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  • /Chinese Etymology
  • The CCP is genius in disendorsing democracy when it comes to choosing development strategies. Democracy at Wiktionary proves to be a highly inefficient and inappropriate process for dictionary building. The decision-making committee is a skewed population. A small group of active people can't all be multifield experts.
  • Processing of phonographic writing systems: (mostly) Writing -> phonetics -> semantics -> comprehension; (some) Writing (logographic) -> semantics -> comprehension.
    Processing of logographic writing systems: (mostly) Writing -> semantics -> comprehension; (some) Writing (phonographic) -> phonetics -> semantics -> comprehension. 09:28, 9 October 2011 (UTC)

reverted translation[edit]


I disagree with some of your radical changes to my translations into Mandarin Chinese. The translations taken from Chinese literature and supported by a dictionary. 长椅子 a synonym for "sofa", not just "bench". 分不出 is OK as a predicative adjective, e.g. ...它给太阳拥抱住了,分不出身来. --Anatoli 14:05, 2 June 2011 (UTC)

1) Do these 長椅子s look like sofas?
2) 它给太阳拥抱住了,分不出身来。 literally means "It has been embraced by the sun and cannot separate its body (from the sun)" or "It has been embraced by the sun and cannot leave", which is not at all similar to "indistinguishable". 04:15, 5 June 2011 (UTC)

updating Mandarin character entries.[edit]

When you update Mandarin character entries that have both simplified and traditional forms, can you make sure both entries are updated? We try not to prefer one writing form over the other and as a result we are currently stuck with this duplicate entry situation. JamesjiaoTC 01:02, 28 September 2011 (UTC)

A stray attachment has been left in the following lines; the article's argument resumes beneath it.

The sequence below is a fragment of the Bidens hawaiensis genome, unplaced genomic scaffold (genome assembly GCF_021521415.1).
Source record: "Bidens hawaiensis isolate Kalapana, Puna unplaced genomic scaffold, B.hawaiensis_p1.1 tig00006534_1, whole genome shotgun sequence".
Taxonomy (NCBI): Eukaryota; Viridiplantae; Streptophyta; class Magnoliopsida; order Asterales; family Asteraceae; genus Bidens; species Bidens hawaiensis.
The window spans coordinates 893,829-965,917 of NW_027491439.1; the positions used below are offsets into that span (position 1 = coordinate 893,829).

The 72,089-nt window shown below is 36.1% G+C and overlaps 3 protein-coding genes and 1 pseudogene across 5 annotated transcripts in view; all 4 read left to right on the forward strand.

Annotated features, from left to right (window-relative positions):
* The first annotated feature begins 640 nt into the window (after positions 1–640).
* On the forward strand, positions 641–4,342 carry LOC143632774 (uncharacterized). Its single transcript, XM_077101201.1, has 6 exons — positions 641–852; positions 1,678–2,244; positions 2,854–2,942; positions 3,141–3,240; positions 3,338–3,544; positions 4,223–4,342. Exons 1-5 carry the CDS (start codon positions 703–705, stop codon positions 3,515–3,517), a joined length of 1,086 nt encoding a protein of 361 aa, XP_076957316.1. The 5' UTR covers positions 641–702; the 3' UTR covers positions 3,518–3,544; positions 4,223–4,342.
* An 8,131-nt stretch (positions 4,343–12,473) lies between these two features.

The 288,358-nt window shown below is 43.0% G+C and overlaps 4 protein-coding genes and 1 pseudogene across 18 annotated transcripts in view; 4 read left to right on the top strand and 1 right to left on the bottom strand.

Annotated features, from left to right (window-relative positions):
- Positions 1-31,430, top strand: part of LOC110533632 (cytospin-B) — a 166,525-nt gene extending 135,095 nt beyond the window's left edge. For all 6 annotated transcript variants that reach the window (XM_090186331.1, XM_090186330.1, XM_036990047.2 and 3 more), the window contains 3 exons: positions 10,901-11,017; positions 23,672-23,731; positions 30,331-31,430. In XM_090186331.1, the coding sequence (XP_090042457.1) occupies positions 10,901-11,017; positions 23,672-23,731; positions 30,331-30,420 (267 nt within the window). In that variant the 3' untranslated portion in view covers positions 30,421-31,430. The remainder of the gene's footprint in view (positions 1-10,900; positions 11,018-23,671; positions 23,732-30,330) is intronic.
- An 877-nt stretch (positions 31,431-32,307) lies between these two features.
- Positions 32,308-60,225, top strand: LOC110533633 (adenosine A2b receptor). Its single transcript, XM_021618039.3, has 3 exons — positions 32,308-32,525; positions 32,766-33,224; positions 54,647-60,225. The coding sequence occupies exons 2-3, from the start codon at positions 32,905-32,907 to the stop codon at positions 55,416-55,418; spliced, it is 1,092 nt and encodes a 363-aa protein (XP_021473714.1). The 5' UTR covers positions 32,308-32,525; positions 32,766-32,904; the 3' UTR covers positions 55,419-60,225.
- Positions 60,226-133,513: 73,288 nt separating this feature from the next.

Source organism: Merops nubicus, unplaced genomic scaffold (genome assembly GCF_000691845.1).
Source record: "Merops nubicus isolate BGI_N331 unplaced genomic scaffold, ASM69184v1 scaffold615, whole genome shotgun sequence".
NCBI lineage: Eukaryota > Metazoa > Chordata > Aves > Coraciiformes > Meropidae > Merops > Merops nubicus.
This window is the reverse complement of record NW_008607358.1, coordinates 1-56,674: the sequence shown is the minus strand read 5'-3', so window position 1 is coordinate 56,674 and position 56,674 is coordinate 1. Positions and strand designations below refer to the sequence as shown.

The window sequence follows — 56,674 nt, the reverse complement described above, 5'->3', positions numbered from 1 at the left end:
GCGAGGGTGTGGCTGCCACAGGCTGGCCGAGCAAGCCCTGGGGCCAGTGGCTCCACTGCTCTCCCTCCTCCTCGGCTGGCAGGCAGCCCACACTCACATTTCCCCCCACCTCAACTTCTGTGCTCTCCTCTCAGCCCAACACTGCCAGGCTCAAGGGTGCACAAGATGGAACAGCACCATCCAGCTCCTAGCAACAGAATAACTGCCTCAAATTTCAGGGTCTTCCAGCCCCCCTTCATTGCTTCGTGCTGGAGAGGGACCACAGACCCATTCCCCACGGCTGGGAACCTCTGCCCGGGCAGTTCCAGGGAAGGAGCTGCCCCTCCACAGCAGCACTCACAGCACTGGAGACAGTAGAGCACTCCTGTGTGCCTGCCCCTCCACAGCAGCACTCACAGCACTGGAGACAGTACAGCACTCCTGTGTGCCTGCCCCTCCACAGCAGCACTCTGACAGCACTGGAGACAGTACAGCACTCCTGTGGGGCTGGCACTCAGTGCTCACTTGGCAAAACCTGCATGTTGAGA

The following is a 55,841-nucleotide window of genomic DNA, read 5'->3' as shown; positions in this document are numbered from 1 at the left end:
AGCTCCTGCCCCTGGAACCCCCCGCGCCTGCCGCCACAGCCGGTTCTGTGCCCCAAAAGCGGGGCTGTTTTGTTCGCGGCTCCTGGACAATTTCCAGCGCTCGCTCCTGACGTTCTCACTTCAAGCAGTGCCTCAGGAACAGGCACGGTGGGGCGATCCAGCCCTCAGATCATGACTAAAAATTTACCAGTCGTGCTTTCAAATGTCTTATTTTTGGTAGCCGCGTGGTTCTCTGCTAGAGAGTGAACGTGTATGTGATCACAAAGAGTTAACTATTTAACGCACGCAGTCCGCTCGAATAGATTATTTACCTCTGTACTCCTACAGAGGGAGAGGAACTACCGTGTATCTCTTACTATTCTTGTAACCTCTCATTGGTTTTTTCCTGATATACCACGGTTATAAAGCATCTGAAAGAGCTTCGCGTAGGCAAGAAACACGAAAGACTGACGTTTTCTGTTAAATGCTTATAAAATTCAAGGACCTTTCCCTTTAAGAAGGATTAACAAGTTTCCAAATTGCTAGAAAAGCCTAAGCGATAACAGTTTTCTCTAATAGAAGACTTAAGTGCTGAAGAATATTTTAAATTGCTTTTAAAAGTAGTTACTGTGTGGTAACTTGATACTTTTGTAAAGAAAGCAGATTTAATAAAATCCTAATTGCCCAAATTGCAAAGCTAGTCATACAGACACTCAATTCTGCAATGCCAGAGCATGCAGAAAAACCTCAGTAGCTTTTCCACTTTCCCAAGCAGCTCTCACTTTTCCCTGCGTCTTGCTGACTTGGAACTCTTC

Ideally, either only one is kept or such repetitive work is finished by bots. Pinyin should be completely deleted. It is no more than a transcription scheme. Ease for non-speakers in learning is not an excuse. 11:12, 29 September 2011 (UTC)
Botting is a good suggestion, but there are other intricasies involved. For example, everything on a traditional script entry needs to be written in that script (except for references to its simplified counterpart), including example sentences, synonyms and etc. To achieve this, we will need to provide the bot with a database of simplified/tradition character conversions. I am not sure how this can be achieved at the moment. JamesjiaoTC 23:00, 6 October 2011 (UTC)
Serbo-Croatian is being maintained in sync and by a very small number of people, if not one or two. If one version is done, the other doesn't take long to do, examples, synonyms, "see also" is the hardest bit. Not sure bot can do it well if at all. --Anatoli 23:43, 6 October 2011 (UTC)


Please never never use Chinese as a header. Don't make me block you, believe me when I say I don't want to. Mglovesfun (talk) 10:50, 29 September 2011 (UTC)

Whatever. You manipulate the rules and rule this place, even though you don't and don't want to understand anything written in there. 10:53, 29 September 2011 (UTC)
Whether I understand them or not, at least I respect them. Which is more than I can say for some editors. Mglovesfun (talk) 10:57, 29 September 2011 (UTC)
Of course comprehension doesn't matter. 就是你这样不懂装懂、自欺欺人、秉承官僚主义的人在这里让人大煞胃口地高视阔步、大摇大摆,才有如此荒谬和仅仅政治正确的有关中文条目的规则被制定出来,什么都冇知却肆意压制其他用户,导致最后是奉承拼音至上的巨魔横行,本来好好地可以被合并在一起的中文标题被分裂成不知多少个子标题,条目质量低劣而数量也停滞不前。 11:04, 29 September 2011 (UTC)